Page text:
14:54 | 03/03/2016 Economy
Some commercial banks have continuously increased interest rates to attract depositors, setting a record two-year high of 8 per cent per year.
Currently, commercial banks list their highest rate between 7.4 per cent and 7.5 per cent per year for long-term deposits — Photo motthegioi.vn
Eximbank last week increased its deposit rate from 7.5 per cent to 8 per cent per year for some terms. The new rate was applied for deposits of at least VND10 billion (US$450,000) with 36 month term.
The Orient Commercial Joint Stock Bank (OCB) has also just listed the same rate for 36-month deposits. The bank even offered an additional 0.1 percentage points per year for depositors those make online savings.
SeABank is also offering the 8 per cent rate for 13-month deposits, however, beneficiaries must be the bank's regular customers for five years with deposits of at least VND200 billion.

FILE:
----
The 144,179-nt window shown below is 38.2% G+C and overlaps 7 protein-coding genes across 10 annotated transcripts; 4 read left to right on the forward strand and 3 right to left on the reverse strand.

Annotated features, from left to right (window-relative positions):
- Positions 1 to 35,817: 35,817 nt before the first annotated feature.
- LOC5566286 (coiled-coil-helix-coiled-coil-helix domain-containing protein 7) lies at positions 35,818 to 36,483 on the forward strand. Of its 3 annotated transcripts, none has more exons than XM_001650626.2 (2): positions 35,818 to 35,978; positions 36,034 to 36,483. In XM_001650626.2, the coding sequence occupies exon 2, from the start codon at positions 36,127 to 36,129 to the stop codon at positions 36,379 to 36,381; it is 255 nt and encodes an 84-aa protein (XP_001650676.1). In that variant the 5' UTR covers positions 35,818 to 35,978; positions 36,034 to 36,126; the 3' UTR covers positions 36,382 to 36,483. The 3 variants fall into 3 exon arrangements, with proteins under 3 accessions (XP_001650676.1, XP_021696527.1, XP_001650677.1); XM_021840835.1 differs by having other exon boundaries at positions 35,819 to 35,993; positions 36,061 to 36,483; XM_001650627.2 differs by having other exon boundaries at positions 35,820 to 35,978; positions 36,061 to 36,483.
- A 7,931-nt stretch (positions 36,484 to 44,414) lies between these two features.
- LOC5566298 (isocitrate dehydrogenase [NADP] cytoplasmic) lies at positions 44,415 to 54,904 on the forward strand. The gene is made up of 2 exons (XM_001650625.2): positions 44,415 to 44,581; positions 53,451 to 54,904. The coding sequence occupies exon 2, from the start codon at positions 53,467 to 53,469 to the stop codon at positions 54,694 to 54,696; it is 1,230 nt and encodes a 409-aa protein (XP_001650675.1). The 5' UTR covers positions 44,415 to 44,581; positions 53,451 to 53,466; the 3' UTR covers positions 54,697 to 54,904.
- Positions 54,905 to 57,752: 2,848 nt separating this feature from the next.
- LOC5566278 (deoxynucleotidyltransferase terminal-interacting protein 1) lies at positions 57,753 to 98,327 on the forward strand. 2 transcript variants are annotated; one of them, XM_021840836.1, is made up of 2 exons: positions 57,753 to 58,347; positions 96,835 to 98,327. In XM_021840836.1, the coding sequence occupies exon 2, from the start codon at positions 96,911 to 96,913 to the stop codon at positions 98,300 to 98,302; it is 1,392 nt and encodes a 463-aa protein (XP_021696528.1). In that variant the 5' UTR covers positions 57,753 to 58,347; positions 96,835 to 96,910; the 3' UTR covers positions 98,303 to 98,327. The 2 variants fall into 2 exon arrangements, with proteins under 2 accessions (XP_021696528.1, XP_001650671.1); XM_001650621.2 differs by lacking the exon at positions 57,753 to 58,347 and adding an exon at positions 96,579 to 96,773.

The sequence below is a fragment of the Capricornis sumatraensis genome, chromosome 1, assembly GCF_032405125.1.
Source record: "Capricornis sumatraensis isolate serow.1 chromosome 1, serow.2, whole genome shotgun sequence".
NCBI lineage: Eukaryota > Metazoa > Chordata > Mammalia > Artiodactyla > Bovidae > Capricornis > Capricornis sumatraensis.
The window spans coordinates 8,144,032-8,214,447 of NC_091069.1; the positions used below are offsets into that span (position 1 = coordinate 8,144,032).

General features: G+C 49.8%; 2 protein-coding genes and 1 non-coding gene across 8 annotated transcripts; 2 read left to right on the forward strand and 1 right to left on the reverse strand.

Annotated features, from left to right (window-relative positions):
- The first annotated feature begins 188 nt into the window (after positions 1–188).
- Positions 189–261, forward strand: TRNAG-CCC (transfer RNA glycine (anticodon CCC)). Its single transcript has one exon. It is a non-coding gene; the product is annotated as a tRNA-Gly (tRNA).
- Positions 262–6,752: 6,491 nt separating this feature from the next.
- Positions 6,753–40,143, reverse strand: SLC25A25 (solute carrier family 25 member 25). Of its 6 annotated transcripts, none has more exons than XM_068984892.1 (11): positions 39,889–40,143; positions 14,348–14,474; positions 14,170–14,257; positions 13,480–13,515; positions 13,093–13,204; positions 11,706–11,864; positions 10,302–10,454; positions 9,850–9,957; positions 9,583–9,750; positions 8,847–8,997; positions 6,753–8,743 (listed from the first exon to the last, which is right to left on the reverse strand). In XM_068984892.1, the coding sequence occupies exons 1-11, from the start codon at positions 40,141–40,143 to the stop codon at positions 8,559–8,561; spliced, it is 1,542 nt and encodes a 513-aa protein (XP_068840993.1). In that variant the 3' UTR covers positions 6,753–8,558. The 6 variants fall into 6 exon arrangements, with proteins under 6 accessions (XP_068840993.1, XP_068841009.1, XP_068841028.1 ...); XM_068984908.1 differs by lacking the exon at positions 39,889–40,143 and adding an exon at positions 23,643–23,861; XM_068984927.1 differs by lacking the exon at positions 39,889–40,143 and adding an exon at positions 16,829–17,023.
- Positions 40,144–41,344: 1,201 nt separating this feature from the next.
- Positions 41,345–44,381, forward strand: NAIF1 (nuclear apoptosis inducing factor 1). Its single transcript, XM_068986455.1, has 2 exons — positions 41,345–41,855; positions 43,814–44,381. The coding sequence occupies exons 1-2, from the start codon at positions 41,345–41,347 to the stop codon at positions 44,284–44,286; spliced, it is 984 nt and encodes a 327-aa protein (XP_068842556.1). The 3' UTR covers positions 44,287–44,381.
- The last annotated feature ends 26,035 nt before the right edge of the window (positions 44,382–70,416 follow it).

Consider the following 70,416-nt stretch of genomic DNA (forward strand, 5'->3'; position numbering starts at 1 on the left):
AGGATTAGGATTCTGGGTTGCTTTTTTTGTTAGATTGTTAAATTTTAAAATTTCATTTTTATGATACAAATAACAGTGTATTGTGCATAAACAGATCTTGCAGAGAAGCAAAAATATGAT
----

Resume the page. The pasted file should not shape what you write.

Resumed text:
Currently, other commercial banks list their highest rate between 7.4 per cent and 7.5 per cent per year for long-term deposits.
Under the current regulation, the central bank sets the cap of 5.5 per cent per year only for short-term deposits of under six months. The rates for medium- and long-term deposits are float.
Banks said that besides aiming to restructure their facilities to have more long-term capital sources, the deposit rate hike is also expected to help them retain their customers.
However, experts were concerned that it could initiate a rate hike race among banks to attract depositors. The deposit rate hike could also cause a rise in lending rates next time as input costs of banks increase.
Earlier, in the first month of the year, the central bank required credit institutions to obey legal regulations on deposit interest rates to ensure safety of institutions and stabilise the local monetary market.
The central bank said that credit institutions are not allowed to use ‘technical measures' as a loophole to indirectly exceed the central bank's rate cap. The central bank prohibits any unhealthy competition in the capital attraction of credit institutions./.